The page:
China cites ‘scheduling reasons’ for not attending Afghanistan meet in India

Updated on Nov 09, 2021 07:08 PM IST

China said it will not be able to attend the India-convened security dialogue on Afghanistan because of “scheduling reasons”, joining close ally Pakistan in skipping the meet.

Taliban military from the Al-Badr unit sit on armed vehicles during a parade in Kandahar, Afghanistan on Monday. China said it will not be able to attend the India-convened security dialogue on Afghanistan because of “scheduling reasons”, joining close ally Pakistan in skipping the meet. (AFP)
Taliban military from the Al-Badr unit sit on armed vehicles during a parade in Kandahar, Afghanistan on Monday. China said it will not be able to attend the India-convened security dialogue on Afghanistan because of “scheduling reasons”, joining close ally Pakistan in skipping the meet. (AFP)
BySutirtho Patranobis I Edited by Amit Chanda

China on Tuesday said it will not be able to attend the India-convened security dialogue on Afghanistan on Wednesday because of “scheduling reasons”, joining close ally Pakistan in skipping the meet.

India will host top security officials from Russia, Iran and five central Asian countries for a security dialogue on Afghanistan in a bid to explore a common approach for practical cooperation in confronting increasing threats of terrorism, radicalisation and drug trafficking following the Taliban’s takeover of Kabul in August.

The security dialogue, to be chaired by India’s national security adviser (NSA) Ajit Doval, will also be attended by top security officials of Kazakhstan, Kyrgyzstan, Tajikistan, Turkmenistan and Uzbekistan.

“Due to scheduling reasons, it is inconvenient for China to attend the meeting,” Chinese foreign ministry spokesperson Wang Wenbin said on Tuesday.

Wang was asked why China would not be attending the “Delhi Regional Security Dialogue on Afghanistan”, Wang said: “We have already given our reply to the Indian side.”

Pakistan had earlier backed out from the meeting.

China, in close coordination with Pakistan and Russia, has been maintaining close contacts with the Afghan Taliban though it is yet to recognise its interim administration in Kabul.

Not recognising the Taliban, however, has not stopped Beijing from frequently reaching out to them since their takeover in August.

The Taliban has responded by calling China a “trustworthy friend” and assuring Beijing that it will not allow the East Turkestan Islamic Movement to fuel separatism in Xinjiang.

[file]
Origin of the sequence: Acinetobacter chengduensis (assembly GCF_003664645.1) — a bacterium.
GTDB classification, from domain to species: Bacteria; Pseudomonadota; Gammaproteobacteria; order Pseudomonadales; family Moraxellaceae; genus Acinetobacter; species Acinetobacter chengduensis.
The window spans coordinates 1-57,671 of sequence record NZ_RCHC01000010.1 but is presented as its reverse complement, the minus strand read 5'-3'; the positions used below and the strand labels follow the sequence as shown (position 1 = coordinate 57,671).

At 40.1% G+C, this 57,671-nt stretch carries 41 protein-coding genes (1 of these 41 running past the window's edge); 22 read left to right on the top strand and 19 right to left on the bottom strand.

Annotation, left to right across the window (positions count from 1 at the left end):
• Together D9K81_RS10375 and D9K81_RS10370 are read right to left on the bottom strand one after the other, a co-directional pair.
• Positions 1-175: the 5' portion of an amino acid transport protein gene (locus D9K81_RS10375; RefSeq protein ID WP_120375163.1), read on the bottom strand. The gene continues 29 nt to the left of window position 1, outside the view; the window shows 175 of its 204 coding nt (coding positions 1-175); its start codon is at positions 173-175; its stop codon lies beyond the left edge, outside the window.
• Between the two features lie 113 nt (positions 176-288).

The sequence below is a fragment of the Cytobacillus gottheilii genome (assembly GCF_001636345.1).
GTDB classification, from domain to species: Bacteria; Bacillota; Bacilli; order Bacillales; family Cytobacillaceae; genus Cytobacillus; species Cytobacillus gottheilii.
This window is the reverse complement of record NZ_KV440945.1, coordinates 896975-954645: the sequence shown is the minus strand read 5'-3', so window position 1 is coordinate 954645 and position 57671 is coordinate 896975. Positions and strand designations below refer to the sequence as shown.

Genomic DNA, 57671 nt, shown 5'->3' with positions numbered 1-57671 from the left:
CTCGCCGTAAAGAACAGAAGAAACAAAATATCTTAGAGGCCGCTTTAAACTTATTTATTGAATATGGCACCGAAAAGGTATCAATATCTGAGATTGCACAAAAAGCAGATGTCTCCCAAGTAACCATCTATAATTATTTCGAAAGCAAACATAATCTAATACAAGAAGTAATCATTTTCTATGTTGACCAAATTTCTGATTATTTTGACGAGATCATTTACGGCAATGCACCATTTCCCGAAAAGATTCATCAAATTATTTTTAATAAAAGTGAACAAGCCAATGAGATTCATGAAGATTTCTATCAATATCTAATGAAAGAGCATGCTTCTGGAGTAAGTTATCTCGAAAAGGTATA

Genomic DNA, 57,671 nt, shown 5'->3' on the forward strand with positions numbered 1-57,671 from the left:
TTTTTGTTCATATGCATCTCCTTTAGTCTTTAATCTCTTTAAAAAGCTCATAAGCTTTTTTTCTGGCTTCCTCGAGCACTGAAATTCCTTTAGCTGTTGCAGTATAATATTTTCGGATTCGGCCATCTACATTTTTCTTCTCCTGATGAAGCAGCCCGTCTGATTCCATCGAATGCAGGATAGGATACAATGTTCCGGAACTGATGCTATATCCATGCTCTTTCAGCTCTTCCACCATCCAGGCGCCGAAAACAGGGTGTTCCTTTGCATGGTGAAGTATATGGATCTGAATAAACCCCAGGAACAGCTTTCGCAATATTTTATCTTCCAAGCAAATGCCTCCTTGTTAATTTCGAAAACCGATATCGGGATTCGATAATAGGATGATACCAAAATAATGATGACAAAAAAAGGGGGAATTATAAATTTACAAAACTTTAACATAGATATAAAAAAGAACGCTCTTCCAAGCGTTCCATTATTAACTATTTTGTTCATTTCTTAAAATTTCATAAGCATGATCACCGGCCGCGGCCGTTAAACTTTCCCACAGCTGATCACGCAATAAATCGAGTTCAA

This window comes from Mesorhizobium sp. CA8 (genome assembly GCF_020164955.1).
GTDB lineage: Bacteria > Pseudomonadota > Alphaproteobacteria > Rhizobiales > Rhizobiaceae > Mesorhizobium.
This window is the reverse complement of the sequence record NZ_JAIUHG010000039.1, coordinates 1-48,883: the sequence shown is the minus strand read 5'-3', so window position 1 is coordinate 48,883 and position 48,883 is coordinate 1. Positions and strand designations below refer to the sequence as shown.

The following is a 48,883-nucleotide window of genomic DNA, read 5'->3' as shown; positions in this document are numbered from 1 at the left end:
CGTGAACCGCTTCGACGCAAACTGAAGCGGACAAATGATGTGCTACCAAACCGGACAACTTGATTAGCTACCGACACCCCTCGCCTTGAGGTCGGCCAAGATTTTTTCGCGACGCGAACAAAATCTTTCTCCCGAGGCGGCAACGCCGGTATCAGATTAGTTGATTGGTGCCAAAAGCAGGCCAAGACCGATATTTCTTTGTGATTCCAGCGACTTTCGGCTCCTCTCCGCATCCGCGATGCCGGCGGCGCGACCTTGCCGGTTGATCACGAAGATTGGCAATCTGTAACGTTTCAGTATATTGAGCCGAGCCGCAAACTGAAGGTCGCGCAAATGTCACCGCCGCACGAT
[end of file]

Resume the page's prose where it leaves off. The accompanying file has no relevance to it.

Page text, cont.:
Last month, Chinese state councillor and foreign minister, Wang Yi, held talks with acting deputy Prime Minister of Taliban’s interim administration in Afghanistan, Mullah Abdul Ghani Baradar, in the Qatari capital of Doha.

In September, China announced that it would donate 200 million yuan (US$31 million) worth of aid, including grains, winter supplies and coronavirus vaccines to Afghanistan, a day after the Taliban announced the formation of an interim government in Kabul.

Foreign minister Wang Yi announced the donation in a meeting held by video link with counterparts and senior diplomats from Pakistan, Iran, Tajikistan, Uzbekistan and Turkmenistan.

“China has decided to urgently provide 200 million yuan ($30.96 million) worth of grains, winter supplies, vaccines, and medicines to Afghanistan according to the needs of the Afghan people,” according to the Xinhua news agency.

Earlier this month, the first flight carrying 45 tonnes of Afghan pine nuts arrived at the Pudong International Airport in Shanghai from Kabul, marking the first time Afghanistan has exported goods to China since the Taliban took power in the country, state media reported.

“As global air transport is still limited, China and Afghanistan had to overcome numerous difficulties and yet they managed to arrange the flights, which solved the problem of Afghan farmers and solidified bilateral trade ties,” Wang Yu, Chinese Ambassador to Afghanistan, wrote on his Twitter account.

“In the coming months, tens of thousands of tonnes of pine nuts will be exported to China,” Wang Yu said.

Chinese state media even took part in selling the nuts online.

“China’s e-commerce live streamer Li Jiaqi partnered with CCTV reporter Wang Bingbing selling out 120,000 cans of pine nuts from Afghanistan on Saturday, which are valued at more than 10 million yuan ($1.56 million), showing the country’s efforts to help the Afghan people to overcome economic difficulties,” the state-run Global Times reported.

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